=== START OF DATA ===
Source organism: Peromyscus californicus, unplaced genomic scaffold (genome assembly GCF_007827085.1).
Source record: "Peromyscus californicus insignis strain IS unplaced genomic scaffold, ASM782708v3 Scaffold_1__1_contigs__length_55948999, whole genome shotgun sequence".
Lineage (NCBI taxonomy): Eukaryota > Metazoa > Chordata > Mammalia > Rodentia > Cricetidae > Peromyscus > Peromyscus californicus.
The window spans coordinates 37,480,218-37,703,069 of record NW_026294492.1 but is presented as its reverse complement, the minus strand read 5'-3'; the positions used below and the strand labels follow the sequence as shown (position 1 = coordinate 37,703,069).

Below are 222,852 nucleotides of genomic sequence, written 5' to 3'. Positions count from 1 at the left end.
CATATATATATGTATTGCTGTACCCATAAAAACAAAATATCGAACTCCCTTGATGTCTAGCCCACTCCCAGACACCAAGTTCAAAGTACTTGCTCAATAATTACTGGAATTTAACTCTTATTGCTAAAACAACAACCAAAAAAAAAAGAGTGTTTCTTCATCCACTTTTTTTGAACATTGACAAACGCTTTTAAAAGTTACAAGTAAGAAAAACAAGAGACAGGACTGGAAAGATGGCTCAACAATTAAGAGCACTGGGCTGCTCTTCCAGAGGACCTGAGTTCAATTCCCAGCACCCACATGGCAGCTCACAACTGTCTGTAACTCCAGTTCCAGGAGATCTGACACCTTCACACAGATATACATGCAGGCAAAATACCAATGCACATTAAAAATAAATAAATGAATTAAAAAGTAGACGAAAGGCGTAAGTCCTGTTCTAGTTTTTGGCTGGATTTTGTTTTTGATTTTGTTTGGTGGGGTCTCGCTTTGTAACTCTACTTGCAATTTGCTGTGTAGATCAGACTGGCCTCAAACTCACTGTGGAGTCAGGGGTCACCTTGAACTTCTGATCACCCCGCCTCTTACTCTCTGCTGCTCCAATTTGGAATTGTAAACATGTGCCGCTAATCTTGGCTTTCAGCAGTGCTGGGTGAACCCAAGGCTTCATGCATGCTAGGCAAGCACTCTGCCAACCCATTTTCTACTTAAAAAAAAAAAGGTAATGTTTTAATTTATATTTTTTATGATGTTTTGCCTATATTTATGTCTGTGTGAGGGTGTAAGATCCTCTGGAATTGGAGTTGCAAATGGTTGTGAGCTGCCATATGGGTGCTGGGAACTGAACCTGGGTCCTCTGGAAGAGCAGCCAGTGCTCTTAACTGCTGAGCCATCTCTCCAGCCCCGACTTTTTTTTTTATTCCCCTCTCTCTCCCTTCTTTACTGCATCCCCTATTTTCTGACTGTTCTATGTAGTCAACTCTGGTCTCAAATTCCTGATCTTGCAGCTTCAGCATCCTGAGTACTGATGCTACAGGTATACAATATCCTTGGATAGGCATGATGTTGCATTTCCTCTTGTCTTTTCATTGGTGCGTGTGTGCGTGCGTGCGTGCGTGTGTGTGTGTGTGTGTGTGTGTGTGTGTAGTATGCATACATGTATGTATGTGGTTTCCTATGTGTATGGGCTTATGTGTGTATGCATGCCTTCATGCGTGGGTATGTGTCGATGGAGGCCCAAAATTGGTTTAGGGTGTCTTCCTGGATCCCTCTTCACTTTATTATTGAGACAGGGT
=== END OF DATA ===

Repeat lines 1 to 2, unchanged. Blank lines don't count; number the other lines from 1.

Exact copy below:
Source organism: Peromyscus californicus, unplaced genomic scaffold (genome assembly GCF_007827085.1).
Source record: "Peromyscus californicus insignis strain IS unplaced genomic scaffold, ASM782708v3 Scaffold_1__1_contigs__length_55948999, whole genome shotgun sequence".